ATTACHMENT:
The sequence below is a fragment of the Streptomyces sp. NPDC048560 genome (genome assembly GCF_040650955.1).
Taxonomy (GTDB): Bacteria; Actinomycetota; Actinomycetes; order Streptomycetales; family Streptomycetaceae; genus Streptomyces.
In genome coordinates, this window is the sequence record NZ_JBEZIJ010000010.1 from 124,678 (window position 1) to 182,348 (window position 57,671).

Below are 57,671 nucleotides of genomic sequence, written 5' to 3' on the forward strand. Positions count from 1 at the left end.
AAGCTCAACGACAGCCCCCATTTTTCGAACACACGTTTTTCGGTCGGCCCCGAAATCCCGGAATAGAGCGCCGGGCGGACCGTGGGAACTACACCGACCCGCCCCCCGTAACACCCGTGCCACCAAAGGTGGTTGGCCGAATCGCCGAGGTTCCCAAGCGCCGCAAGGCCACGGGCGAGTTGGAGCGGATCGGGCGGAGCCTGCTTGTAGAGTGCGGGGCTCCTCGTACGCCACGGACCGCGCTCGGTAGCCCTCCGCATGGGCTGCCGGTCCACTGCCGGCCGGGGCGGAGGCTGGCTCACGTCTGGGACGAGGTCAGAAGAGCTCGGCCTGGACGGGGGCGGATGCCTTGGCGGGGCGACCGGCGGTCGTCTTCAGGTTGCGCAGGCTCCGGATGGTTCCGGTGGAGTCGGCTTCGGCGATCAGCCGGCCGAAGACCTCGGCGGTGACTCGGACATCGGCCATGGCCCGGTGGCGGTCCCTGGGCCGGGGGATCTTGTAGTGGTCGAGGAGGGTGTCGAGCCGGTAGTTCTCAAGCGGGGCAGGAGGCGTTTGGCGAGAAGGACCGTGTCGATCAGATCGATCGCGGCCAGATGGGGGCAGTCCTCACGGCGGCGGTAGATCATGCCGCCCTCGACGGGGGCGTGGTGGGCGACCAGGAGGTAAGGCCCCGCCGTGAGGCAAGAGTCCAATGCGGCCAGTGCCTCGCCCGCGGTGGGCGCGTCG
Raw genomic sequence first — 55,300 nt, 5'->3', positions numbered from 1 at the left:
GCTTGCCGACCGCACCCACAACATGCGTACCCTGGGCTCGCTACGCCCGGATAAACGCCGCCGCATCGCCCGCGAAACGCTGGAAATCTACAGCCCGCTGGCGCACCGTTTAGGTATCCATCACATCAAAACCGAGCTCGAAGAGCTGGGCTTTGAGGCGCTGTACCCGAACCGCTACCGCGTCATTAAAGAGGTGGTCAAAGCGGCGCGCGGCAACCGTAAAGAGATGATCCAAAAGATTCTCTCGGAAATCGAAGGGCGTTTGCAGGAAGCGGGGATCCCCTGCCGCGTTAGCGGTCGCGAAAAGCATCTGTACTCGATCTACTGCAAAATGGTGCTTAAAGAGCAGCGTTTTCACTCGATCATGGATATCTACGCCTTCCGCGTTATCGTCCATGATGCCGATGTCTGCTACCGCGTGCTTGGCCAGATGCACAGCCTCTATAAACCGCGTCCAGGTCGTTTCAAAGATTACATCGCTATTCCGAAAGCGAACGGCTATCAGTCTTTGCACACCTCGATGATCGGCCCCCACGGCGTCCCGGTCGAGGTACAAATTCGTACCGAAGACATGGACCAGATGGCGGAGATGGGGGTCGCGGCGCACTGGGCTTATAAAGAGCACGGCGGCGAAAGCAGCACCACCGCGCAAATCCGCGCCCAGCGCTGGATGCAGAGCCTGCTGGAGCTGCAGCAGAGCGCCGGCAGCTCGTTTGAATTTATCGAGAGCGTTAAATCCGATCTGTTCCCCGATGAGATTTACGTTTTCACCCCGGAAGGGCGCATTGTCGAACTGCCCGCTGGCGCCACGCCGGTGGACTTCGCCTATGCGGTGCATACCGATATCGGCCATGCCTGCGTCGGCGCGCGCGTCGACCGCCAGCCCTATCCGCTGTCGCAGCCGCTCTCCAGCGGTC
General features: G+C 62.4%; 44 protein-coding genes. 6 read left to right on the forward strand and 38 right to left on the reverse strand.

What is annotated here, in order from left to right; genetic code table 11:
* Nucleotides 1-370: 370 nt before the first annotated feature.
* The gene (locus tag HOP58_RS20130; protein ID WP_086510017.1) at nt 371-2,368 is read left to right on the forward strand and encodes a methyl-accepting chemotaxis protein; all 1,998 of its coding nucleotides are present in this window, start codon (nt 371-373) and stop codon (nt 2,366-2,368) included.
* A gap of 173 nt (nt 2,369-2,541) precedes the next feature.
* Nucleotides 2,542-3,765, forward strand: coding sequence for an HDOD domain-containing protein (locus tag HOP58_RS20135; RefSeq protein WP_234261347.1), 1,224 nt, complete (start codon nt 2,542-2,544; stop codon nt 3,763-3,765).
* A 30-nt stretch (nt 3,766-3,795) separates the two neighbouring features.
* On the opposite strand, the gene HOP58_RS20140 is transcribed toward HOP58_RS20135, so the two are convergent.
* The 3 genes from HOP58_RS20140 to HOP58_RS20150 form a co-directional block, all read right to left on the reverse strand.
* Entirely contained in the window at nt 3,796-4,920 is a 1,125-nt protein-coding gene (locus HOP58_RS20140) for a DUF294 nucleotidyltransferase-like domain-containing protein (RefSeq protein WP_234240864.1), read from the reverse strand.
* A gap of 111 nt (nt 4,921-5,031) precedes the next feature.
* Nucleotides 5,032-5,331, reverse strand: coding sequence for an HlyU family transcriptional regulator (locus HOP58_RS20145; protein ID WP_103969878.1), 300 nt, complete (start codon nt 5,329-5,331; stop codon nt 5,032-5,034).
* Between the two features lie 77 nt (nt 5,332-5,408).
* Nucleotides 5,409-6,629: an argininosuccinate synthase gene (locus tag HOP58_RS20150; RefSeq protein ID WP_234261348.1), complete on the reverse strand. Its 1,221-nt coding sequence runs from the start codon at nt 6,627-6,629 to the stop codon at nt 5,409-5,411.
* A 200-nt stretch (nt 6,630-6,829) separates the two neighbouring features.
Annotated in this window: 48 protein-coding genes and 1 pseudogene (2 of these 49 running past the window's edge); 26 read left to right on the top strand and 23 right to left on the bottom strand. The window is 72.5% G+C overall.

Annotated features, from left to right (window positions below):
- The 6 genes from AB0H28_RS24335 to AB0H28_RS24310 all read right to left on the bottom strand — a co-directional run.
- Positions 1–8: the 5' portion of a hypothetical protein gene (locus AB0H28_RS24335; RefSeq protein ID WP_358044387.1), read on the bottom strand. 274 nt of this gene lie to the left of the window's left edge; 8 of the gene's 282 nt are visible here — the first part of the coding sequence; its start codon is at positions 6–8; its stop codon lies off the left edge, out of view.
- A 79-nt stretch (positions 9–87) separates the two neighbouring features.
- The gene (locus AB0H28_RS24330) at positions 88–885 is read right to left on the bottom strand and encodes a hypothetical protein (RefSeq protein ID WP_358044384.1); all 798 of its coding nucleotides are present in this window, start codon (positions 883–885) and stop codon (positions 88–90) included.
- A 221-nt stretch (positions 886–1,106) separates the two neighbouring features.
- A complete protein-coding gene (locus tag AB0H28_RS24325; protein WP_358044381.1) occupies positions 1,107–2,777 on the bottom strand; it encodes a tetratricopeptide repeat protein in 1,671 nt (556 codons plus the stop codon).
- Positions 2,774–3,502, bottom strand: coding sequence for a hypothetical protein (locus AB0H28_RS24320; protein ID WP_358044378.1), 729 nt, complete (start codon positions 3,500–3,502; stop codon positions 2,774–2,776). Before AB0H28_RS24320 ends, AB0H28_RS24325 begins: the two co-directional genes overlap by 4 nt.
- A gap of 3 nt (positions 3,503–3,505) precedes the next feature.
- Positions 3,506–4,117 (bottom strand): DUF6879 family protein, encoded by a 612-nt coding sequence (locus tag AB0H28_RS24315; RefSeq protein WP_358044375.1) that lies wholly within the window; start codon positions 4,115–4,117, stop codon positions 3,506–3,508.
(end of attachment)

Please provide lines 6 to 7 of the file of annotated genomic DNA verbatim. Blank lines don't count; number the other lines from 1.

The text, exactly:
Raw genomic sequence first — 55,300 nt, 5'->3', positions numbered from 1 at the left:
GCTTGCCGACCGCACCCACAACATGCGTACCCTGGGCTCGCTACGCCCGGATAAACGCCGCCGCATCGCCCGCGAAACGCTGGAAATCTACAGCCCGCTGGCGCACCGTTTAGGTATCCATCACATCAAAACCGAGCTCGAAGAGCTGGGCTTTGAGGCGCTGTACCCGAACCGCTACCGCGTCATTAAAGAGGTGGTCAAAGCGGCGCGCGGCAACCGTAAAGAGATGATCCAAAAGATTCTCTCGGAAATCGAAGGGCGTTTGCAGGAAGCGGGGATCCCCTGCCGCGTTAGCGGTCGCGAAAAGCATCTGTACTCGATCTACTGCAAAATGGTGCTTAAAGAGCAGCGTTTTCACTCGATCATGGATATCTACGCCTTCCGCGTTATCGTCCATGATGCCGATGTCTGCTACCGCGTGCTTGGCCAGATGCACAGCCTCTATAAACCGCGTCCAGGTCGTTTCAAAGATTACATCGCTATTCCGAAAGCGAACGGCTATCAGTCTTTGCACACCTCGATGATCGGCCCCCACGGCGTCCCGGTCGAGGTACAAATTCGTACCGAAGACATGGACCAGATGGCGGAGATGGGGGTCGCGGCGCACTGGGCTTATAAAGAGCACGGCGGCGAAAGCAGCACCACCGCGCAAATCCGCGCCCAGCGCTGGATGCAGAGCCTGCTGGAGCTGCAGCAGAGCGCCGGCAGCTCGTTTGAATTTATCGAGAGCGTTAAATCCGATCTGTTCCCCGATGAGATTTACGTTTTCACCCCGGAAGGGCGCATTGTCGAACTGCCCGCTGGCGCCACGCCGGTGGACTTCGCCTATGCGGTGCATACCGATATCGGCCATGCCTGCGTCGGCGCGCGCGTCGACCGCCAGCCCTATCCGCTGTCGCAGCCGCTCTCCAGCGGTC